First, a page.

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The Telegraph, January 12, 2008

A year in Helmand: 4m bullets fired by British

The Ministry of Defence has been forced to admit it misled Parliament over the huge amount of ammunition used, after an accounting error.

By Thomas Harding, Defence Correspondent

The intensity of fighting in Afghanistan is laid bare today in new figures which reveal that almost four million bullets have been fired by British Forces in less than a year - almost double the number previously reported.

The number of rounds fired suggests that fighting in Helmand has been 'of much higher intensity'

The Ministry of Defence has been forced to admit it misled Parliament over the huge amount of ammunition used, after an accounting error.

Mullah Abdul Salaam

The newly appointed district chief of Musa Qala, Mullah Abdul Salaam, center, shakes hand with a Britain military official, part of the International Security Assistant Force (ISAF) at a joint base of the ISAF and Afghan forces in Musa Qala district of Helmand province on Tuesday, Jan. 8, 2008. (AP Photo)

The Times, Jan.11, 2008: "According to senior British sources, he was implicated in the massacre of ethnic Hazaras and Uzbeks in Mazar-i-Sharif in 1998."

Opposition politicians said the revelation that almost four million rounds had been fired in Helmand province in less than a year told of fighting "of much higher intensity" than had previously been revealed.

The Tories said the figures, revealed by The Daily Telegraph today, contradicted Des Browne's statement to the Commons that the "security situation in Afghanistan is stable if fragile in places".

In October Bob Ainsworth, the Armed Forces minister, told MPs that 2.7?million rounds had been used in Helmand.

advertisementBut the information was wrong and in a letter to Liam Fox, the shadow defence secretary, he apologised for the mistake, explaining that it had "now become apparent" that the ammunition originally counted was of the "most common types" and did not include other varieties such as tracer rounds.

Many weapons can take a variety of bullets. There are seven types of round for the 5.56mm calibre SA80 rifles, and five for the typical 7.62mm machine gun. Similarly, 105mm artillery ammunition has 11 varieties, including high explosive, smoke and illumination. Mr Ainsworth admitted his original answer had included only one type of 7.62mm, two types of 5.56mm and "some" of the 105mm variants.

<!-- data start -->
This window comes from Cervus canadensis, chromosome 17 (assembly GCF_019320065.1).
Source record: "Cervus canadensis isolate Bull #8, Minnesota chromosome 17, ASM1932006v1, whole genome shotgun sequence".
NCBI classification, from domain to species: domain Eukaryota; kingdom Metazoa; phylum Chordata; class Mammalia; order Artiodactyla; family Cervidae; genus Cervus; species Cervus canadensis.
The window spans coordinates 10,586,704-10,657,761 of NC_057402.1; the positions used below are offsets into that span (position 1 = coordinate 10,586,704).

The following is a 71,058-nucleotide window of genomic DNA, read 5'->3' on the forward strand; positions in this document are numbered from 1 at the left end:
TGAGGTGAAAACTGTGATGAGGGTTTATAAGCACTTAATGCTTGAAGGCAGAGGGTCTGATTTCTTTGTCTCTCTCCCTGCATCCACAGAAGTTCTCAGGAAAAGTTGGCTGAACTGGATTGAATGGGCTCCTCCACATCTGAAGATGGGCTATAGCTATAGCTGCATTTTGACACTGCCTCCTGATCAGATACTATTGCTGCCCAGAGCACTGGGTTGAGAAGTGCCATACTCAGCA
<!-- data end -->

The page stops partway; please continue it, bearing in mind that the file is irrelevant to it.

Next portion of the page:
Writing to Dr Fox he said: "Please accept my apologies for this mistake. Since answering your question work has been undertaken in theatre to improve and simplify record keeping."

He was also forced to admit that the figures could even be higher as they only began in mid-August 2006 and not June that year, when fierce fighting began between the Parachute Regiment and Taliban forces.

Dr Fox said: "These new figures illustrate the intensity of fighting our troops face. It does call into question Des Browne's judgment that the Taliban poses no strategic threat to the Government of Afghanistan."

He added that it further undermined the former defence secretary John Reid's aspiration that British Forces would leave Afghanistan "without a single shot being fired."

Victim of Musa Qala bombing

IWPR, December 11, 2007: Residents of a southern village tell of a night of violence at the hands of foreign and Afghan soldiers. “They killed civilians - people like me - with rough farmers’ hands. If you don’t believe me, then come with me to the cemetery. I will dig up the bodies to show you.”

Photo Gallery of US victims in Afghanistan
The Afghan Victim Memorial Project by Prof. Marc

The mistake comes after the public was also misinformed by the Prime Minister that no talks were being held with the Taliban.

In fact, as The Daily Telegraph revealed last month, MI6 officers have on more than half a dozen occasions met Taliban leaders over the summer. Since the story appeared at least one Taliban commander, Mansoor Dadullah, has been disciplined by the leadership.

The 25,000 artillery rounds used compare to 6,000 used by British forces during the 2003 invasion of Iraq.

During the most intensive period of urban fighting witnessed in Basra last summer, 4 Rifles, the battalion based in Basra Palace, fired 35,000 rounds of small arms - the amount used in three days by the 7,800 British troops in Afghanistan.

Col Tim Collins, who commanded an infantry battalion in Iraq, said the expenditure of ammunition reflected the fact that the system was "running white hot" to keep up with the pace of operations in Afghanistan.

"I don't think the Government deliberately lied but it was being economical with the truth not to reveal the ferocity of operations going on which it tried to avoid with the earlier Commons answer."

He added the huge number of rounds used showed the extreme pressure the logistics tail was under in getting bullets to the front line.

The MoD said much of the error was caused by a failure to include training and blank rounds used by troops around Camp Bastion to practise their "fire and manoeuvre" skills.

It is not known whether the figures will mean that the operation in Helmand is costing more than the £1?billion-a-year current estimate.

Rounds used

Aug 2006 - Sept 2007

SA80 (5.56mm)
Original report: 1,100,000
Actual number: 2,020,000

General Purpose Machine Gun (7.62mm)
Original report: 1,600,000
Actual number: 1,830,000

Artillery (105mm) Original report: 12,000
Actual number: 25,000

Category: Taliban/ISIS/Terrorism, US-NATO - Views: 9450


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